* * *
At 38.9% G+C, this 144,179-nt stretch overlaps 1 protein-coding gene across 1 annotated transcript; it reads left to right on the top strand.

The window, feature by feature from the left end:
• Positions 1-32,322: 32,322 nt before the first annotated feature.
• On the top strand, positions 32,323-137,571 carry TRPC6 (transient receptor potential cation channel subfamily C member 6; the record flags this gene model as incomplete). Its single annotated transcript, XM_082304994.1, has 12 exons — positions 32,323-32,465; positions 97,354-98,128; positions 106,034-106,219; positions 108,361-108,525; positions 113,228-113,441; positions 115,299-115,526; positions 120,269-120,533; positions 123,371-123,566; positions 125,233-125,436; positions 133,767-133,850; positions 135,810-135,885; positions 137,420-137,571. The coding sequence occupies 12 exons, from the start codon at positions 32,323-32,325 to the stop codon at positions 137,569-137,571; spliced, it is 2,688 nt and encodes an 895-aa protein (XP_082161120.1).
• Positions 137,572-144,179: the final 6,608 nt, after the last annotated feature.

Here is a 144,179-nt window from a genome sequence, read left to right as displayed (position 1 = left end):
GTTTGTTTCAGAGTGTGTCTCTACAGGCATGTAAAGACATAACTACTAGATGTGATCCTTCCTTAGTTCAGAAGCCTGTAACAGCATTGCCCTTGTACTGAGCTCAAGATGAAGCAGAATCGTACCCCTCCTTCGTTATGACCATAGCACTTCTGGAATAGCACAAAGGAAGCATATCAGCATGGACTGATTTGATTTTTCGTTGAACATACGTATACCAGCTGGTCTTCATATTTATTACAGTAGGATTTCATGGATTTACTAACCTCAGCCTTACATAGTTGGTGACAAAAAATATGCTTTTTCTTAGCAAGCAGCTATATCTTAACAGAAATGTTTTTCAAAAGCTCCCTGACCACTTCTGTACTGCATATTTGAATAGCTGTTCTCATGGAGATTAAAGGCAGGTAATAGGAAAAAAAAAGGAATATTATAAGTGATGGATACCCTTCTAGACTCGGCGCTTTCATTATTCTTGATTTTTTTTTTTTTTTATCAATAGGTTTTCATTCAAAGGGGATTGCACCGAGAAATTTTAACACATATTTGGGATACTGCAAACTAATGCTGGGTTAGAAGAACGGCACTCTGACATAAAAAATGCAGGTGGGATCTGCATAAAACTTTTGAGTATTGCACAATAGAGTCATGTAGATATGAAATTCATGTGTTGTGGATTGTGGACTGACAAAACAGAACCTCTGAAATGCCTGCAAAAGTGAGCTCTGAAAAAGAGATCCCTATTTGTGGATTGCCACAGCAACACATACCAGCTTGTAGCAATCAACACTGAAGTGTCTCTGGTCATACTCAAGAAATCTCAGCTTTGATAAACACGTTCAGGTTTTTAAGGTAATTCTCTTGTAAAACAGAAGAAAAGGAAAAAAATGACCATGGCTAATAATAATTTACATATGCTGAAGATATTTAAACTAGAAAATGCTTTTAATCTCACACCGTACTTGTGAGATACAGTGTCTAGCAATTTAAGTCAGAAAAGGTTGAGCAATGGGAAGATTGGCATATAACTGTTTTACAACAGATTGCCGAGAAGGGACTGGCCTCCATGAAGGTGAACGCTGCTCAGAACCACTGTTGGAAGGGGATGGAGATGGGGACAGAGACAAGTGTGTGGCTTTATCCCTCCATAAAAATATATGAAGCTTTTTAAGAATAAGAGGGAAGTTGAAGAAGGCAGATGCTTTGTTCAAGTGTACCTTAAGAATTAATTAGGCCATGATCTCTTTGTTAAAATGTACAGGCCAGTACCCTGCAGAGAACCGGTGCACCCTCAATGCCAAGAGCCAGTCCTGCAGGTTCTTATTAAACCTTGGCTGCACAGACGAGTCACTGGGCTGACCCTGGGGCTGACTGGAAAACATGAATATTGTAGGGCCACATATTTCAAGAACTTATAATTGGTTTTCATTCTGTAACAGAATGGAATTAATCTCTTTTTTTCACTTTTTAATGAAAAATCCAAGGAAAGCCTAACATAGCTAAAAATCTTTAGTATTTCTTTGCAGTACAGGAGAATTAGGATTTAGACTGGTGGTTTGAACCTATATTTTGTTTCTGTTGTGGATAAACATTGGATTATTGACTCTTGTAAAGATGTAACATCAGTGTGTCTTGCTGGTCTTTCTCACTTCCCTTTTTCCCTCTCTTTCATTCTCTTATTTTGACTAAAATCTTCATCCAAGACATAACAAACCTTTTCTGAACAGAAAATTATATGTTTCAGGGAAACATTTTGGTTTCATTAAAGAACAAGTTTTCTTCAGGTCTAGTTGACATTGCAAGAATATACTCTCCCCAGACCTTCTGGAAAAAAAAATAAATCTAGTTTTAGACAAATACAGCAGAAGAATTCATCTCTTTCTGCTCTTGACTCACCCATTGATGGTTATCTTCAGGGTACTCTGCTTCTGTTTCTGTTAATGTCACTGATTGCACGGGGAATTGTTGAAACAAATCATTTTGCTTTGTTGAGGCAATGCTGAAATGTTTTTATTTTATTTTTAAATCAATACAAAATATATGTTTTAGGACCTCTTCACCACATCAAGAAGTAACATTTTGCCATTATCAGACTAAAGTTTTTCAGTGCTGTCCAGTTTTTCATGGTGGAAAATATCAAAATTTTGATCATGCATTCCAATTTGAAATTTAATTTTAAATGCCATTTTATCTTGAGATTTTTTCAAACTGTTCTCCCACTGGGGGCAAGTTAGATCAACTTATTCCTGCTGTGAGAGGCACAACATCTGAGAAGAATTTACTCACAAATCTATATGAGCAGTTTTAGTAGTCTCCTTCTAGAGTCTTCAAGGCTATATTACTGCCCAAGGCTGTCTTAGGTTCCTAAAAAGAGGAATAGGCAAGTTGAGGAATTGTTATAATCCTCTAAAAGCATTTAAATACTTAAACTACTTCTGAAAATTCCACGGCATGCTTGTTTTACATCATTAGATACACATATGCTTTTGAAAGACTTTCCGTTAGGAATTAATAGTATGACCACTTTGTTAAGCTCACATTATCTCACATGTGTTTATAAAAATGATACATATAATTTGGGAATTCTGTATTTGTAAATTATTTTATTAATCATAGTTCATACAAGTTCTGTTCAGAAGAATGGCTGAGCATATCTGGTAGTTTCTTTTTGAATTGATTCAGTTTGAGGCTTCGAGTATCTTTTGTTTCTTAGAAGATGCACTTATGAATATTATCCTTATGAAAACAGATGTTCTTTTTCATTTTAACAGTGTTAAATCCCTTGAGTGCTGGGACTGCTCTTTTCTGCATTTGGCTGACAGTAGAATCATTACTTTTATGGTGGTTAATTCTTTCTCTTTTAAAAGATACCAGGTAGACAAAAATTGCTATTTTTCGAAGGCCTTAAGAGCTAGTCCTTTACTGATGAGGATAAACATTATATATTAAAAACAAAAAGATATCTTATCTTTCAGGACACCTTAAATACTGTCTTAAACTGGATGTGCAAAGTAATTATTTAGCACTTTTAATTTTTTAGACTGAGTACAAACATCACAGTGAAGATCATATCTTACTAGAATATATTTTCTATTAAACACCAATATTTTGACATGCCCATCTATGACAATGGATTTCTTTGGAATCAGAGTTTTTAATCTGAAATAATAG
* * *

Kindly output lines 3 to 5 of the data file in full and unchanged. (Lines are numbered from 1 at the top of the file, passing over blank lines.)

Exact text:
• Positions 1-32,322: 32,322 nt before the first annotated feature.
• On the top strand, positions 32,323-137,571 carry TRPC6 (transient receptor potential cation channel subfamily C member 6; the record flags this gene model as incomplete). Its single annotated transcript, XM_082304994.1, has 12 exons — positions 32,323-32,465; positions 97,354-98,128; positions 106,034-106,219; positions 108,361-108,525; positions 113,228-113,441; positions 115,299-115,526; positions 120,269-120,533; positions 123,371-123,566; positions 125,233-125,436; positions 133,767-133,850; positions 135,810-135,885; positions 137,420-137,571. The coding sequence occupies 12 exons, from the start codon at positions 32,323-32,325 to the stop codon at positions 137,569-137,571; spliced, it is 2,688 nt and encodes an 895-aa protein (XP_082161120.1).
• Positions 137,572-144,179: the final 6,608 nt, after the last annotated feature.